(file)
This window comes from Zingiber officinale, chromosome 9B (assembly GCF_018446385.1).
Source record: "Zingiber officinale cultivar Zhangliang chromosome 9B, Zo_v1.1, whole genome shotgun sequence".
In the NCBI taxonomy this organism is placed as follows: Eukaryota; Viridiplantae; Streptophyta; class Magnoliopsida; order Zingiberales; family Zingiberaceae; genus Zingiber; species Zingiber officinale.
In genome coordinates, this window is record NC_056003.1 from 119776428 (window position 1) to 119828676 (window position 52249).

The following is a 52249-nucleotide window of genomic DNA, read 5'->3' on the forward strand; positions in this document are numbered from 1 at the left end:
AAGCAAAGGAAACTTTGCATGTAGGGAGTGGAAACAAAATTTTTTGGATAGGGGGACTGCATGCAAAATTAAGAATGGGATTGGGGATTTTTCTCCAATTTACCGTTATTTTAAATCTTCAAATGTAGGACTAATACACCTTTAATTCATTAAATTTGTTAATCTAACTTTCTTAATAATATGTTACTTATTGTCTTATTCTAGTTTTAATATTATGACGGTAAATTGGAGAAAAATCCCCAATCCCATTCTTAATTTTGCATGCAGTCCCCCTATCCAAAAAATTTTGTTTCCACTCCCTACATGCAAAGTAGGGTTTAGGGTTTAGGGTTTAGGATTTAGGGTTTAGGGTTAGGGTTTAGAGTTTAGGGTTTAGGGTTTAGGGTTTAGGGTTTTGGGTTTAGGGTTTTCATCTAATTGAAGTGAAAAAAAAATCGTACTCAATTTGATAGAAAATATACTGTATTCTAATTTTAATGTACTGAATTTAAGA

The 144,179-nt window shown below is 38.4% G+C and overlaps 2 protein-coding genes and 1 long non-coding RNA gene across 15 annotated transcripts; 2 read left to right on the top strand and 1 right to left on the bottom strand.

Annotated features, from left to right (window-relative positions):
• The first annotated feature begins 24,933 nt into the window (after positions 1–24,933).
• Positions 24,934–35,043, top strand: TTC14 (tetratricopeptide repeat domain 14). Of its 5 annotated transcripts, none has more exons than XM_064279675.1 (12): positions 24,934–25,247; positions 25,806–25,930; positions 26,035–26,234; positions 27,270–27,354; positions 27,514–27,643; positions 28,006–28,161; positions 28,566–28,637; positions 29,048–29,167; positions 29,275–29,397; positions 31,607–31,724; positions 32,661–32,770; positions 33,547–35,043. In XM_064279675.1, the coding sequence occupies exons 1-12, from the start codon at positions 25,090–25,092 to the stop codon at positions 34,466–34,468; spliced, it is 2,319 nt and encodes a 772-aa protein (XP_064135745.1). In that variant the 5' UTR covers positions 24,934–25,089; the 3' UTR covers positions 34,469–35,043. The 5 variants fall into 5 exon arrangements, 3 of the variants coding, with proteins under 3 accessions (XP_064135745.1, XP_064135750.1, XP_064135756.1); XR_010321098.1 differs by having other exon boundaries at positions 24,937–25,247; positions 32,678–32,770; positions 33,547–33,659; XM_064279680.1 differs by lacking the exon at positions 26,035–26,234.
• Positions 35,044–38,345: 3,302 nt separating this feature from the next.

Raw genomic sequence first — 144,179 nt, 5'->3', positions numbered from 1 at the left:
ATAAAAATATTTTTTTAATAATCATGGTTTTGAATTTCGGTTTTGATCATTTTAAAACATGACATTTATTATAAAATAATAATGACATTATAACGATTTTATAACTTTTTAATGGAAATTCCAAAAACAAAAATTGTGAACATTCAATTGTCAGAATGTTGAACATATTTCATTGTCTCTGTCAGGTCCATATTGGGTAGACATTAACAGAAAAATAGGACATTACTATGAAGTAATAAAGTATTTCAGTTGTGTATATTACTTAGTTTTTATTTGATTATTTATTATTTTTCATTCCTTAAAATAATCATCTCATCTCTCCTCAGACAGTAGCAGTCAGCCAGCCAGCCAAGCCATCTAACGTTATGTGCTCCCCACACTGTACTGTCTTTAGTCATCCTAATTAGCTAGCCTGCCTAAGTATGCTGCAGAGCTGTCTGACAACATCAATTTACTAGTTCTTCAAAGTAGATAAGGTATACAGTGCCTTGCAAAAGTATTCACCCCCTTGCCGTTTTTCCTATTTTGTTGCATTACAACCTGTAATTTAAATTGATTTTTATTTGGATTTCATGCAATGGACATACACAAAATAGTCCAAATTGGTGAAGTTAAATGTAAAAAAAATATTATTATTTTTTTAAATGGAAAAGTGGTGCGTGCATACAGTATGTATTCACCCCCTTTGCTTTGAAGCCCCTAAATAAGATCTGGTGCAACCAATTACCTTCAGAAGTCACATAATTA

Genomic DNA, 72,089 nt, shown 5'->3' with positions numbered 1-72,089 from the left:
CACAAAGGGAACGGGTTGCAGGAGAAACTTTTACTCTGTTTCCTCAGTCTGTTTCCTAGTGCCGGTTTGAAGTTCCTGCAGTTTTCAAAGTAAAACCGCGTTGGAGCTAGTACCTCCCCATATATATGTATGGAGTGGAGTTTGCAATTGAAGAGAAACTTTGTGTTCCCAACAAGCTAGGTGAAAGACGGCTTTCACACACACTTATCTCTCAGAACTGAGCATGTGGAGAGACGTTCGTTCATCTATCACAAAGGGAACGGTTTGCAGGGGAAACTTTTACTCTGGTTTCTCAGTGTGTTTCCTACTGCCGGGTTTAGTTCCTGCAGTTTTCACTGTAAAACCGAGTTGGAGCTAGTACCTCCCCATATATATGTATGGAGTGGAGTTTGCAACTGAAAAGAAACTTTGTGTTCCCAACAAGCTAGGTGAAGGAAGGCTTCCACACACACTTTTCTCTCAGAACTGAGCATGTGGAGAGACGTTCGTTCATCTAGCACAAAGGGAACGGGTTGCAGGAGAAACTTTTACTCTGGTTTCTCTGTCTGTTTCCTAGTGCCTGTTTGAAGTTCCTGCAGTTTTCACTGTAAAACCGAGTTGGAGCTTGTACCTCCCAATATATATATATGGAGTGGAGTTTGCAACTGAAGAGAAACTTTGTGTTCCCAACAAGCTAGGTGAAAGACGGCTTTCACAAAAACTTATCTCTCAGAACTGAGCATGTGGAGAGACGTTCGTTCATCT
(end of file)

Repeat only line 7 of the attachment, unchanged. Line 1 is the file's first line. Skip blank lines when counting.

The 144,179-nt window shown below is 38.4% G+C and overlaps 2 protein-coding genes and 1 long non-coding RNA gene across 15 annotated transcripts; 2 read left to right on the top strand and 1 right to left on the bottom strand.